The fact is that we’re so inundated with media as an outlet for creativity — and there was so much creativity that came before this era — that it’s almost impossible to have a truly original thought. So does that let Sam Smith off the hook when it comes to Tom Petty? Well, Sam Smith and his co-writers let themselves off the hook by working out a supposedly friendly agreement with Petty, but does this deal open a brand new door to arguments and lawsuits over musical coincidences, providing undeserved writing credit to people who had nothing to do with a song other than having written something that sounds like it years ago in a different genre? While Stay with Me and I Won’t Back Down have the same chorus progression, they don’t sound alike, They’re not alike in spirit. They don’t evoke the same emotions — and emotion is a huge part of music. Nirvana’s Come As You Are and Killing Joke’s Eighties may have the same basic progression, but they don’t sound like the same song. (For the record, I’m a huge Killing Joke fan and Come As You Are is my favorite song on Nevermind and yet, until somebody told me, I never noticed the resemblance.) Likewise, Lady Antebellum’s Need You Now may have the same basic chorus progression as Alan Parsons’s Eye in the Sky but they’re absolutely not the same song. One is melancholy and passionate, the other is prog-rock dreamy. Their DNA may be the same, but what sprung from it couldn’t have been more different in the moods they evoked.
I’ve moved away from listening to a lot of KROQ here in L.A. because I began to notice a trend developing in alt-pop that annoyed the piss out of me: Every song seemed to have a refrain where the band or artist sang out an extended, “Whooa Ooooh Ahhhh Ohhhh,” or something to that effect. It turns out I’m not wrong about that, since just yesterday the AV Club posted a clip somebody made that supercuts all the recent songs that do that, and there are dozens — across several genres. If I wanted to be a surly Gen-X asshole, I’d say it’s because the Millennial target audience for these songs doesn’t actually bother with lyrics anymore since words and what they can convey don’t mean as much in an era of 140-character attention spans and initialed, fragmented textspeak. Regardless, this is a musical trend, so you’re getting a bunch of songs that really do sound exactly alike and no one seems to care. How can you really tell if something is plagiarized if everything already sounds alike and we’ve raised sampling and repurposing into its own accepted art form anyway?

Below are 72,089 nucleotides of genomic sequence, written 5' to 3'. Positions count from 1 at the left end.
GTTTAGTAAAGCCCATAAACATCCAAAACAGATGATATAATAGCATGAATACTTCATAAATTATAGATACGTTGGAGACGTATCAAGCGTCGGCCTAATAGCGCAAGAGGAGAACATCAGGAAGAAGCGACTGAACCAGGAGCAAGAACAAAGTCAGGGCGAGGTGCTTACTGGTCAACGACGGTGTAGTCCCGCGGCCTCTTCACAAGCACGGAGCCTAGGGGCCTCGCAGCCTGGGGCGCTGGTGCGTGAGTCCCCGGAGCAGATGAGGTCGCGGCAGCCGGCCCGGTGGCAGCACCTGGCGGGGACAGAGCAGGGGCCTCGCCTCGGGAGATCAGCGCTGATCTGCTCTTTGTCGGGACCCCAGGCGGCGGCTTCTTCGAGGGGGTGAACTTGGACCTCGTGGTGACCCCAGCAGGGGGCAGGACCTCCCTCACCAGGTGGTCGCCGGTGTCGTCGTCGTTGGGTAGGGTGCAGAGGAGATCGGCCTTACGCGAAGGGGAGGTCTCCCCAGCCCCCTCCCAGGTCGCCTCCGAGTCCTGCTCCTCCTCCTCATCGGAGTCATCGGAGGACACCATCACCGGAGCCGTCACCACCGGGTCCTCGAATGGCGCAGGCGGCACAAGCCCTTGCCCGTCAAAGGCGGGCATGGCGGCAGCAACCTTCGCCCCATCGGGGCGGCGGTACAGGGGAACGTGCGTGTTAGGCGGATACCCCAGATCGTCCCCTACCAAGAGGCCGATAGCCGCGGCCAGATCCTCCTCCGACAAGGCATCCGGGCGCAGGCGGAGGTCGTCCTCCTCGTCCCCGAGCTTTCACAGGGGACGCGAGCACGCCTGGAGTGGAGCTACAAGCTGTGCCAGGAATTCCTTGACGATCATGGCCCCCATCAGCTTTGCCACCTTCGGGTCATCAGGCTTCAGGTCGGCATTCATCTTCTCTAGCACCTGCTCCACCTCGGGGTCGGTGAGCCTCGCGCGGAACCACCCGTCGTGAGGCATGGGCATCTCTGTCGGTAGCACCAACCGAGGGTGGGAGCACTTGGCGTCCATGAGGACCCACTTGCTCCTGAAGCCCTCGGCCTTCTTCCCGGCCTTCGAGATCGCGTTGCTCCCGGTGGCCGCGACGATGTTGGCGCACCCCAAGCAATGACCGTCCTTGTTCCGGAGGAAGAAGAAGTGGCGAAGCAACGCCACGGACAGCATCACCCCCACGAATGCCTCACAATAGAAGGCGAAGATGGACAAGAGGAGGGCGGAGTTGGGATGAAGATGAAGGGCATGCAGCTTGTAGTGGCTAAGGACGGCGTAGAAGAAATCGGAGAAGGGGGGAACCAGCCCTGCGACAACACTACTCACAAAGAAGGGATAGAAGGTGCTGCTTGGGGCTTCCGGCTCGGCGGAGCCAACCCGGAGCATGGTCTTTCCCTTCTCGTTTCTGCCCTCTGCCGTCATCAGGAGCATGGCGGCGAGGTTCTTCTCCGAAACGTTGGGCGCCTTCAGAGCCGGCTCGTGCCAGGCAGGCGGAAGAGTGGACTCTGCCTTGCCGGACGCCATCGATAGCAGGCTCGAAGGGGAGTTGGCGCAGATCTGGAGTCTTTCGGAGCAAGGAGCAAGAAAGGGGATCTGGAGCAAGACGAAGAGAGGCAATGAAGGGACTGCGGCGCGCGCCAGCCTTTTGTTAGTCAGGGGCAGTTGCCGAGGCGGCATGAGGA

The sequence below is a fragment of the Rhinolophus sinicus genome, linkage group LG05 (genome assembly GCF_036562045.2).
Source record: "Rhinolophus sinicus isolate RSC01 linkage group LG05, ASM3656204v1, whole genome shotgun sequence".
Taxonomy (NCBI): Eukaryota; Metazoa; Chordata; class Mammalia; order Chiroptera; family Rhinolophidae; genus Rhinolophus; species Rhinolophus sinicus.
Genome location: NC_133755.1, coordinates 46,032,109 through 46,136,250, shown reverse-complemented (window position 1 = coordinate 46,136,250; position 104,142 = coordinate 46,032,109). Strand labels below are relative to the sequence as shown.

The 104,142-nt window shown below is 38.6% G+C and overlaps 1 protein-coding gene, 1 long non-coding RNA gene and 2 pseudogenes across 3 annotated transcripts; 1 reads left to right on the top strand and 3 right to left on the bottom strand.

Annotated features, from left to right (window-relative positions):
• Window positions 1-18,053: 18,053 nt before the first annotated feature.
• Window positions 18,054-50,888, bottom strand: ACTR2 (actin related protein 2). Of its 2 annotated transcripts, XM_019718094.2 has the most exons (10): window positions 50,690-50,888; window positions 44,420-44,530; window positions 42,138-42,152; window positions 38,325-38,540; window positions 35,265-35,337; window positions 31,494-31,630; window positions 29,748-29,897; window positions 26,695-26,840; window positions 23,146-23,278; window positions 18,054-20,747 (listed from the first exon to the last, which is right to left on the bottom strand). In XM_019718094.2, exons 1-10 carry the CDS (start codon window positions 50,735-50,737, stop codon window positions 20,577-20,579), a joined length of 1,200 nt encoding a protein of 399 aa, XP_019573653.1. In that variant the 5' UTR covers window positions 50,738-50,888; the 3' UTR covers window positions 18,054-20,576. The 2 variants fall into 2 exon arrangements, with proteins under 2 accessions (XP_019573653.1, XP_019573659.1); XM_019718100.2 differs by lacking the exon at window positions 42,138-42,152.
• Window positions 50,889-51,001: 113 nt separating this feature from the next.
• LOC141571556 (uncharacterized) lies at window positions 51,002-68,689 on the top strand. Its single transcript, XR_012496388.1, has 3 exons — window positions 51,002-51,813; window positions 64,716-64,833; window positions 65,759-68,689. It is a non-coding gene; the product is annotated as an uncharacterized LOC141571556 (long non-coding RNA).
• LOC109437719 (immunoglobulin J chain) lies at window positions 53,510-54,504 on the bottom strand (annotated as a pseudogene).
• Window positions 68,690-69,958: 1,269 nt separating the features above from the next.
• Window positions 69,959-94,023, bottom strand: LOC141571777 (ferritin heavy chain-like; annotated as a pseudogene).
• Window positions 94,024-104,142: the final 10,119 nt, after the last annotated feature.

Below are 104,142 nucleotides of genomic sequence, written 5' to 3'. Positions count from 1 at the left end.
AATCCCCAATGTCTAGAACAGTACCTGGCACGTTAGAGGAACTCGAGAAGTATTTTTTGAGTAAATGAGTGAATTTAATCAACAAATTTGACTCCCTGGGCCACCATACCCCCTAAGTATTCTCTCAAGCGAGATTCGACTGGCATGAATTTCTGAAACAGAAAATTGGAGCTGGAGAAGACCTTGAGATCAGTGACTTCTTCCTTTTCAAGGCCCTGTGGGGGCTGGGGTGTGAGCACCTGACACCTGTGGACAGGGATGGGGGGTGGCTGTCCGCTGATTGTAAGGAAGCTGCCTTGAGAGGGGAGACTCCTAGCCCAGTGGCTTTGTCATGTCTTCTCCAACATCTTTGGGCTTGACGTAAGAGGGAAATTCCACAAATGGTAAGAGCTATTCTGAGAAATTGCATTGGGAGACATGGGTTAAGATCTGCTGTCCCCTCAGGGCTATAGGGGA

I’d just come out and say that it’s all been done, but as it turns out, that’s a Barenaked Ladies song. I could say there’s nothing new under the sun, but the Bible already took that. So what’s left to say?
Chez Pazienza was the beating heart of The Daily Banter, sadly passing away on February 25, 2017. His voice remains ever present at the Banter, and his influence as powerful as ever.